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Jan Mankes: Row of Trees

ArtWay Visual Meditation 18 October 2020

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Jan Mankes: Row of Trees

Trees Reaching Up

by Koos Sluiter

In the Netherlands 2020 is the centenary year of Jan Mankes’ death. The painter Jan Mankes died of tuberculosis on 23 April 1920, 30 years old.

Mankes painted, made drawings and woodcuts in a dreamy style: still lifes, portraits, landscapes, and animal studies, especially birds. Mankes was a solitary artist who was averse to schools or movements. His search for a universal truthful language connects him to totally different modern artists. His credo was ‘Art is giving expression to spiritual life. Since the purely spiritual, the ineffable, cannot be named, material things are used to do so.’

That sentiment also applies to his painting Row of Trees, dating from 1915, when he married the Mennonite preacher Anne Zernike. She had been the preacher of the Mennonite congregation of Benedenknijpe since1911 and was the first Dutch female preacher. But that does not mean that the two figures on the path between the trees are the newlywed couple. Mankes is never autobiographical. 

Row of Trees is an expression of a search for truth and purity, a journey along a winding path. The trees reach high upwards, pointing to heaven. Someone hardly visible to the right is struggling with the soil. Everything is searching: upwards, for indefinable horizons, in the field, in conversation with each other. Are the disciples on the road to Emmaus pictured here, unnerved in conversation about burning questions: how was it possible for events to go as they did with Jesus, the Man of God? Then a third person comes to accompany them. They cannot let go of what he says. ‘Stay with us,’ they say. He releases a different glow within them.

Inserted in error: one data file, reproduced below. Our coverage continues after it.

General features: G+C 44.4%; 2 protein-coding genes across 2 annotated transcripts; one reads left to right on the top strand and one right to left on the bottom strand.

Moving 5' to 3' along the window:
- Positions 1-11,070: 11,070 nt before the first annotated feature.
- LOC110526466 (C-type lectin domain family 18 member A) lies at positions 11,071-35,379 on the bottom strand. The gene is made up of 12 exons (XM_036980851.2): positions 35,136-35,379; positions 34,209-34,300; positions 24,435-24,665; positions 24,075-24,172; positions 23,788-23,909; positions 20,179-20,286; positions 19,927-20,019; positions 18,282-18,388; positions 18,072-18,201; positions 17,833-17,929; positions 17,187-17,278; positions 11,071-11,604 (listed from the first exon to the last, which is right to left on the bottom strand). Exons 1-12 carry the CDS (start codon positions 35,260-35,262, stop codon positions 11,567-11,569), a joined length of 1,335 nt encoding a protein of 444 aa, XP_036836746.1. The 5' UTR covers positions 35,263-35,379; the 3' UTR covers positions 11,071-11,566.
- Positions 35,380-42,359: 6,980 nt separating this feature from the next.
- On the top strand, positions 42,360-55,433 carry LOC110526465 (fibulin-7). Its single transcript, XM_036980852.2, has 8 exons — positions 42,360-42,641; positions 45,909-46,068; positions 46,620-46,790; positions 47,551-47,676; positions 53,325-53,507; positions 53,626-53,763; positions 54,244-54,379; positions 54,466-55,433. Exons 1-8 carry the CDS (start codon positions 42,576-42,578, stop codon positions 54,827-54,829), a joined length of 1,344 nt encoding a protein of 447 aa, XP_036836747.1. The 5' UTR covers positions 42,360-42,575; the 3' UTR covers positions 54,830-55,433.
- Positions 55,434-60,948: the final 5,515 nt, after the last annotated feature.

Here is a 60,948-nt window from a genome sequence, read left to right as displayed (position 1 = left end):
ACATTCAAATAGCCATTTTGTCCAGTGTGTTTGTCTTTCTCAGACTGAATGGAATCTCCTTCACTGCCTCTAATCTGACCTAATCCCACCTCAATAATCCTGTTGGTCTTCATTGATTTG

Assigned to the realm of the dead, he there banished the deepest darkness. Now his light falls over the world, unmissable for all who are searching.

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Jan Mankes: Row of Trees, 1915, oil on canvas, 69 x 52 cm. Museum MORE (abbreviation of MOdern REalism), Gorssel, near Deventer, NL.

Jan Mankes (1889–1920) was born in Meppel, The Netherlands. His family moved to Delft in 1903. In that period, he worked as an apprentice with the glass painter J.L. Schouten and followed evening classes at the Academy of Visual Arts in The Hague. From 1909 until 1915 Mankes lived with his parents in Het Meer, a suburb situated between Heerenveen and the little villages of Benedenknijpe and Bovenknijpe. This is where he developed his love for nature and made many of his best works. In 1913 he became acquainted with Anne Zernike, a theologian and the first woman preacher in the Netherlands. In 1915 he married her, after which they lived in The Hague for a while. In 1916 they moved to Eerbeek in the province of Gelderland, because they thought that those wooded surroundings would benefit Mankes, who was already suffering from tuberculosis. In 1918 their son Beint was born. Mankes was mostly bedridden; whenever he was feeling a bit better, he would work without interruption. In 1920 he died of his illness, when he was 30 years old. Mankes left an oeuvre of about 150 small paintings, 100 drawings and 50 prints. Nature is the most important subject in more than half of his oeuvre. Apart from that he made self-portraits, portraits (especially of his father, his mother, and his wife), still life studies, landscapes, and interiors. Already during his life Mankes exhibited many times and was much appreciated. The tranquillity in his work is caused by balanced compositions and modest use of colour, as well as an almost invisible brush stroke.